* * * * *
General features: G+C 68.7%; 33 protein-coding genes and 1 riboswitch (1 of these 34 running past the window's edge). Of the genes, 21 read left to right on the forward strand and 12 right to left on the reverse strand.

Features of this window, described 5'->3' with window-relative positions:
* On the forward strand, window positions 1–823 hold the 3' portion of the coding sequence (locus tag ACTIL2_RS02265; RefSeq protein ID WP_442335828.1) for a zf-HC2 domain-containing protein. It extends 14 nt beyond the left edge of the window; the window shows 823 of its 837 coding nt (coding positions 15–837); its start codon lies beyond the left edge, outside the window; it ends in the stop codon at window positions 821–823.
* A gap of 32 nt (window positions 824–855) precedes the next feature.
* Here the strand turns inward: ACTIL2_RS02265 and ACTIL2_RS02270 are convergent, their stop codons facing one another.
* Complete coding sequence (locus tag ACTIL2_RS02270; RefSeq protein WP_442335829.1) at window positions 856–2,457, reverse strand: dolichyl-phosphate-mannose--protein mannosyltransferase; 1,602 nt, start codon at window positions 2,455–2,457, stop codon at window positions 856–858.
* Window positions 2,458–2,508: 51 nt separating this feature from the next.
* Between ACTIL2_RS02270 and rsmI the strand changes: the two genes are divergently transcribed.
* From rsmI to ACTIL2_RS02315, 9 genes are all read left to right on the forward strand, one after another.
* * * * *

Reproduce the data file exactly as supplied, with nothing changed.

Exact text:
General features: G+C 68.7%; 33 protein-coding genes and 1 riboswitch (1 of these 34 running past the window's edge). Of the genes, 21 read left to right on the forward strand and 12 right to left on the reverse strand.

Features of this window, described 5'->3' with window-relative positions:
* On the forward strand, window positions 1–823 hold the 3' portion of the coding sequence (locus tag ACTIL2_RS02265; RefSeq protein ID WP_442335828.1) for a zf-HC2 domain-containing protein. It extends 14 nt beyond the left edge of the window; the window shows 823 of its 837 coding nt (coding positions 15–837); its start codon lies beyond the left edge, outside the window; it ends in the stop codon at window positions 821–823.
* A gap of 32 nt (window positions 824–855) precedes the next feature.
* Here the strand turns inward: ACTIL2_RS02265 and ACTIL2_RS02270 are convergent, their stop codons facing one another.
* Complete coding sequence (locus tag ACTIL2_RS02270; RefSeq protein WP_442335829.1) at window positions 856–2,457, reverse strand: dolichyl-phosphate-mannose--protein mannosyltransferase; 1,602 nt, start codon at window positions 2,455–2,457, stop codon at window positions 856–858.
* Window positions 2,458–2,508: 51 nt separating this feature from the next.
* Between ACTIL2_RS02270 and rsmI the strand changes: the two genes are divergently transcribed.
* From rsmI to ACTIL2_RS02315, 9 genes are all read left to right on the forward strand, one after another.